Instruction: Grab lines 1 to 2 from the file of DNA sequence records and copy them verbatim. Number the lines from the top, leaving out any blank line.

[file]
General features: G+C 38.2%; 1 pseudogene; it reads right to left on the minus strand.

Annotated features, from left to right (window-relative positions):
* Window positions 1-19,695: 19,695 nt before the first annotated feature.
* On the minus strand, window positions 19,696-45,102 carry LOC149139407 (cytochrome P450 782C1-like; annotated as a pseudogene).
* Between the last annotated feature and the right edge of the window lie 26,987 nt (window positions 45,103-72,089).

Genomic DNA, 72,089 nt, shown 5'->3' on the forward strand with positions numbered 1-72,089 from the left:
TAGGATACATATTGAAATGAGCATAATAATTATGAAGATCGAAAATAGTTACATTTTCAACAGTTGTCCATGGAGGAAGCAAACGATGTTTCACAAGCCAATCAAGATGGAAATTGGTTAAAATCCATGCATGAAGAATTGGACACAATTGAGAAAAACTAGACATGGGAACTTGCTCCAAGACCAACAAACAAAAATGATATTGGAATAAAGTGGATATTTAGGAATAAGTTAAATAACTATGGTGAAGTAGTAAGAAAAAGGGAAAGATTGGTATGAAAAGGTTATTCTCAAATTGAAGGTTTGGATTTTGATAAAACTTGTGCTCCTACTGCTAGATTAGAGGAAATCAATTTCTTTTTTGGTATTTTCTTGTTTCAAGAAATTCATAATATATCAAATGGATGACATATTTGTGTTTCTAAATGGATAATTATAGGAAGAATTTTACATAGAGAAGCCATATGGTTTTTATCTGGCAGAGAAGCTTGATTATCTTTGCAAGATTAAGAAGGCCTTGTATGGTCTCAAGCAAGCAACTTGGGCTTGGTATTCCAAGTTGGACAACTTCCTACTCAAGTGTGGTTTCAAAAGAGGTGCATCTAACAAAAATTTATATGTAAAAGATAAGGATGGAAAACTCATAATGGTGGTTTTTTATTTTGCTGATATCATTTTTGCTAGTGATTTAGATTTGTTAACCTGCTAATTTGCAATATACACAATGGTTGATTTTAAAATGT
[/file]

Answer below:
General features: G+C 38.2%; 1 pseudogene; it reads right to left on the minus strand.

Annotated features, from left to right (window-relative positions):